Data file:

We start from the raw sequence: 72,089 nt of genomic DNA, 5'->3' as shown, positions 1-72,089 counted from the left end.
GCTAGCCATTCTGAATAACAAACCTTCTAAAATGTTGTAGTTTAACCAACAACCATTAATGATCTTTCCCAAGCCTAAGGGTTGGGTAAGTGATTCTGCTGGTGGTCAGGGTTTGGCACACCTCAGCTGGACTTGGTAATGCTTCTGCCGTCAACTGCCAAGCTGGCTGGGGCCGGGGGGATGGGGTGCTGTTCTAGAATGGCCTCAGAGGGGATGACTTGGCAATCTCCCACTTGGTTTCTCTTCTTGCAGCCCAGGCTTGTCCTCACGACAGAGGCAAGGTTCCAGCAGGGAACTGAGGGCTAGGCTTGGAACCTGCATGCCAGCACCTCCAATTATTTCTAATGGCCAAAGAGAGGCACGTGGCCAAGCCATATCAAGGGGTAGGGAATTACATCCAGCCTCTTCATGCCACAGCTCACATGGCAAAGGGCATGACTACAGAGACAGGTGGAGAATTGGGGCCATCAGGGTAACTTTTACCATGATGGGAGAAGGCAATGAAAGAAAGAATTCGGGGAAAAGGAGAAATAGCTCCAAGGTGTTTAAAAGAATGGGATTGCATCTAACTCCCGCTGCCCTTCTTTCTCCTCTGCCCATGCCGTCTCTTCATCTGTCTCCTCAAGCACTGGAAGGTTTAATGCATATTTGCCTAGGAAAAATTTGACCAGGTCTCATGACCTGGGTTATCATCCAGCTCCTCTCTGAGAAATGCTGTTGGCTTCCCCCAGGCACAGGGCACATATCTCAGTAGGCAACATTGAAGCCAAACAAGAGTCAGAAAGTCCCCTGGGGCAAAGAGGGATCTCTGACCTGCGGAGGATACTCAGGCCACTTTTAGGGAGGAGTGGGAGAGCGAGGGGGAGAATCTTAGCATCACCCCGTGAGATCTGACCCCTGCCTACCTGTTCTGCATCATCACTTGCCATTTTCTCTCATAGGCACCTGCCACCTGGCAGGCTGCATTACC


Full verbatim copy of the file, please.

We start from the raw sequence: 72,089 nt of genomic DNA, 5'->3' as shown, positions 1-72,089 counted from the left end.
GCTAGCCATTCTGAATAACAAACCTTCTAAAATGTTGTAGTTTAACCAACAACCATTAATGATCTTTCCCAAGCCTAAGGGTTGGGTAAGTGATTCTGCTGGTGGTCAGGGTTTGGCACACCTCAGCTGGACTTGGTAATGCTTCTGCCGTCAACTGCCAAGCTGGCTGGGGCCGGGGGGATGGGGTGCTGTTCTAGAATGGCCTCAGAGGGGATGACTTGGCAATCTCCCACTTGGTTTCTCTTCTTGCAGCCCAGGCTTGTCCTCACGACAGAGGCAAGGTTCCAGCAGGGAACTGAGGGCTAGGCTTGGAACCTGCATGCCAGCACCTCCAATTATTTCTAATGGCCAAAGAGAGGCACGTGGCCAAGCCATATCAAGGGGTAGGGAATTACATCCAGCCTCTTCATGCCACAGCTCACATGGCAAAGGGCATGACTACAGAGACAGGTGGAGAATTGGGGCCATCAGGGTAACTTTTACCATGATGGGAGAAGGCAATGAAAGAAAGAATTCGGGGAAAAGGAGAAATAGCTCCAAGGTGTTTAAAAGAATGGGATTGCATCTAACTCCCGCTGCCCTTCTTTCTCCTCTGCCCATGCCGTCTCTTCATCTGTCTCCTCAAGCACTGGAAGGTTTAATGCATATTTGCCTAGGAAAAATTTGACCAGGTCTCATGACCTGGGTTATCATCCAGCTCCTCTCTGAGAAATGCTGTTGGCTTCCCCCAGGCACAGGGCACATATCTCAGTAGGCAACATTGAAGCCAAACAAGAGTCAGAAAGTCCCCTGGGGCAAAGAGGGATCTCTGACCTGCGGAGGATACTCAGGCCACTTTTAGGGAGGAGTGGGAGAGCGAGGGGGAGAATCTTAGCATCACCCCGTGAGATCTGACCCCTGCCTACCTGTTCTGCATCATCACTTGCCATTTTCTCTCATAGGCACCTGCCACCTGGCAGGCTGCATTACC